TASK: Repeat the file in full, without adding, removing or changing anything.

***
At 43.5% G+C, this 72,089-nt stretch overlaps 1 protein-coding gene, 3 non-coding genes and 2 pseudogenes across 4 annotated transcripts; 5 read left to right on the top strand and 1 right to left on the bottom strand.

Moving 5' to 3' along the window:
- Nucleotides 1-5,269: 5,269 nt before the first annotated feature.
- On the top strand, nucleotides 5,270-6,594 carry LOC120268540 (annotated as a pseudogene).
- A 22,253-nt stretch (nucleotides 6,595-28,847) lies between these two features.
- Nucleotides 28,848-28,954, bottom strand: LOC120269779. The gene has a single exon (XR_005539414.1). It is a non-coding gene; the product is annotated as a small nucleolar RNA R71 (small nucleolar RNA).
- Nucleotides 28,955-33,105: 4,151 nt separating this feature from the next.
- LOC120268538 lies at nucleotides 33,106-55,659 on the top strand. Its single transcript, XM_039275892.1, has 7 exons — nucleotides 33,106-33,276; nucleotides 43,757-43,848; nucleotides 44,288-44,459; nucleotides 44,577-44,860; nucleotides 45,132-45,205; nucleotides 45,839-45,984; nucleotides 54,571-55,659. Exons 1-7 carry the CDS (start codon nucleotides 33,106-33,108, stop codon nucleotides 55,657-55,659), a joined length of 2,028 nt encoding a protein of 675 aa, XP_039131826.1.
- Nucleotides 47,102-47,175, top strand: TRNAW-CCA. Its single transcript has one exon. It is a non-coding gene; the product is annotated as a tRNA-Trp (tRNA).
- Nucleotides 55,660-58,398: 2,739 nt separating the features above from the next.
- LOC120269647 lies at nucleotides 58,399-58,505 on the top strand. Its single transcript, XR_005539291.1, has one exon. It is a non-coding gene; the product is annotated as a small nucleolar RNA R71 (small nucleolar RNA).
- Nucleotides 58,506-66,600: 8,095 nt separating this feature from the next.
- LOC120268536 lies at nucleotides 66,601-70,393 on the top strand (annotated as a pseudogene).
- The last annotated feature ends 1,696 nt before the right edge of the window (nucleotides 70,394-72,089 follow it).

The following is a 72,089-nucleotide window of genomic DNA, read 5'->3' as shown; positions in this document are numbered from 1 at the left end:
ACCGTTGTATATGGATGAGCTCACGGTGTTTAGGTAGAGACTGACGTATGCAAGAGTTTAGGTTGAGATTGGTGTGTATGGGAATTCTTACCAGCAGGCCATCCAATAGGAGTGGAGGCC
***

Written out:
At 43.5% G+C, this 72,089-nt stretch overlaps 1 protein-coding gene, 3 non-coding genes and 2 pseudogenes across 4 annotated transcripts; 5 read left to right on the top strand and 1 right to left on the bottom strand.

Moving 5' to 3' along the window:
- Nucleotides 1-5,269: 5,269 nt before the first annotated feature.
- On the top strand, nucleotides 5,270-6,594 carry LOC120268540 (annotated as a pseudogene).
- A 22,253-nt stretch (nucleotides 6,595-28,847) lies between these two features.
- Nucleotides 28,848-28,954, bottom strand: LOC120269779. The gene has a single exon (XR_005539414.1). It is a non-coding gene; the product is annotated as a small nucleolar RNA R71 (small nucleolar RNA).
- Nucleotides 28,955-33,105: 4,151 nt separating this feature from the next.
- LOC120268538 lies at nucleotides 33,106-55,659 on the top strand. Its single transcript, XM_039275892.1, has 7 exons — nucleotides 33,106-33,276; nucleotides 43,757-43,848; nucleotides 44,288-44,459; nucleotides 44,577-44,860; nucleotides 45,132-45,205; nucleotides 45,839-45,984; nucleotides 54,571-55,659. Exons 1-7 carry the CDS (start codon nucleotides 33,106-33,108, stop codon nucleotides 55,657-55,659), a joined length of 2,028 nt encoding a protein of 675 aa, XP_039131826.1.
- Nucleotides 47,102-47,175, top strand: TRNAW-CCA. Its single transcript has one exon. It is a non-coding gene; the product is annotated as a tRNA-Trp (tRNA).
- Nucleotides 55,660-58,398: 2,739 nt separating the features above from the next.
- LOC120269647 lies at nucleotides 58,399-58,505 on the top strand. Its single transcript, XR_005539291.1, has one exon. It is a non-coding gene; the product is annotated as a small nucleolar RNA R71 (small nucleolar RNA).
- Nucleotides 58,506-66,600: 8,095 nt separating this feature from the next.
- LOC120268536 lies at nucleotides 66,601-70,393 on the top strand (annotated as a pseudogene).
- The last annotated feature ends 1,696 nt before the right edge of the window (nucleotides 70,394-72,089 follow it).

The following is a 72,089-nucleotide window of genomic DNA, read 5'->3' as shown; positions in this document are numbered from 1 at the left end:
ACCGTTGTATATGGATGAGCTCACGGTGTTTAGGTAGAGACTGACGTATGCAAGAGTTTAGGTTGAGATTGGTGTGTATGGGAATTCTTACCAGCAGGCCATCCAATAGGAGTGGAGGCC